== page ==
On April 20, the day after his re-election as head of Chad, the army announced that President Idriss Déby Itno, who had ruled the country with an iron fist for 30 years, had been killed on the front line against rebels. Three months later, calm and order reign in this Sahelian country, which is crucial in the war against jihadists.
As soon as his death was announced, a junta of 15 generals proclaimed one of his sons, Mahamat Idriss Déby Itno – a 37-year-old four-star general – President of the Republic at the head of a Transitional Military Council (TMC), dissolved the National Assembly and the government, and abrogated the Constitution.
Although the CMT promised “free and transparent” elections at the end of an 18-month renewable “transition,” uncertainty and concern hovered over a country facing various rebellions but whose army is one of the pillars of the war against jihadists in the Sahel, alongside France.
These concerns were quickly swept aside: the international community quickly endorsed Mahamat Déby and the CMT, with France in the lead, and the African Union (AU) did not sanction what the opposition denounced as a military “coup d’état.
– Irreconcilable –
But the promised “national dialogue,” which is supposed to include even the most critical opposition, has not yet begun, despite the appointment in early May of a government headed by Albert Pahimi Padacké, the last Prime Minister of the late Idriss Déby.
A 93-member National Transitional Council (NTC), which the CMT said should be “appointed” quickly to assume legislative power and draft a new constitution, is still pending. Mahamat Déby and the 14 other generals continue to exercise most of the power, and the most critical opposition is unable or unwilling to mobilize the street. No more so than under Marshal Idriss Déby.
The latter was killed, according to the CMT, during fighting in the north between the army and the rebels of the Front pour l’alternance et la concorde au Tchad (Fact), who had launched an offensive on April 11, the day of the presidential election, but who were quickly repulsed according to N’Djamena and military sources in the region.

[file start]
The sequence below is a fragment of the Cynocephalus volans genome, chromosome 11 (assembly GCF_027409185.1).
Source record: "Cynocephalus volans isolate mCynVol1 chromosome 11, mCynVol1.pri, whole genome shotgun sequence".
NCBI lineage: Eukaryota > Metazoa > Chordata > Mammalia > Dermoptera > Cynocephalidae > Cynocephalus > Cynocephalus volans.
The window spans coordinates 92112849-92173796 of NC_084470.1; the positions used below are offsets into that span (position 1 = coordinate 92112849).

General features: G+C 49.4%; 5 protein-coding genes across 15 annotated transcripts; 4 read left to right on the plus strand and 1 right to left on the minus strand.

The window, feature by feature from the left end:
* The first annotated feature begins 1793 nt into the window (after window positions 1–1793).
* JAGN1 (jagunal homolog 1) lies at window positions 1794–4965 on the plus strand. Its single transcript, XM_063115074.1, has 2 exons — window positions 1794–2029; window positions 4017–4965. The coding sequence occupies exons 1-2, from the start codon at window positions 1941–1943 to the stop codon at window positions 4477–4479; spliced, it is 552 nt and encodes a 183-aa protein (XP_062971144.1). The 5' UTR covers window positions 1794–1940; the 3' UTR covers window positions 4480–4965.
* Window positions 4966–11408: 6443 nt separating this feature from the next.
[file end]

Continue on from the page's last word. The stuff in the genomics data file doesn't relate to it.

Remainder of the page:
On the military front, it is quiet. Mahamat Déby accuses the Chadian rebels of being mercenaries in Libya and of being “trained by foreign forces. Togo did attempt to mediate between N’Djamena and various rebel groups in June, but to no avail. “In addition to FACT, there were two other armed groups represented, but there has been no follow-up since then,” a rebel official who participated in these “meetings” told AFP, requesting anonymity.
In any case, the groups have set as a prerequisite “the release of prisoners and the fact that we do not recognize the new authorities,” he adds. The positions of the government and the rebels seem irreconcilable for the moment.
On the political front, the AU has demanded that the transition not exceed 18 months before elections – and France is also asking for this – but in an interview in June with Jeune Afrique magazine, Mahamat Déby, while affirming that “the CMT is not intended to confiscate power,” did not rule out an extension if the conditions for elections are not met: “the first is that we Chadians are able to get along” and “the second is that our partners help us finance the dialogue and the elections.
– “Blackmail” –
French President Emmanuel Macron was the only Western head of state to attend Marshal Déby’s funeral and to appear at Mahamat’s side at the time, whom he then received in Paris on July 5 to “reiterate his support for the transition” and promise “new budgetary aid” to his former colony.
“Chad really needs money, and on the model of Idriss Déby, the CMT knows how to use the fact that the country is deploying forces abroad to blackmail France,” said Jérôme Tubiana, a French researcher specializing in Chad, who also points to the responsibility of the African Union. “The AU could have been a means of pressure on the new authorities, but it decided to turn a blind eye,” Tubiana said in an interview with AFP.
Mahamat Déby’s reception at the Elysée Palace took place three days before a summit between France and the G5-Sahel countries, an anti-jihadist coalition spearheaded by the Chadian army, during which Paris reiterated its decision to gradually withdraw its troops from the region as part of its Barkhane operation in the hope that the armies of the Sahelian countries would come to the fore.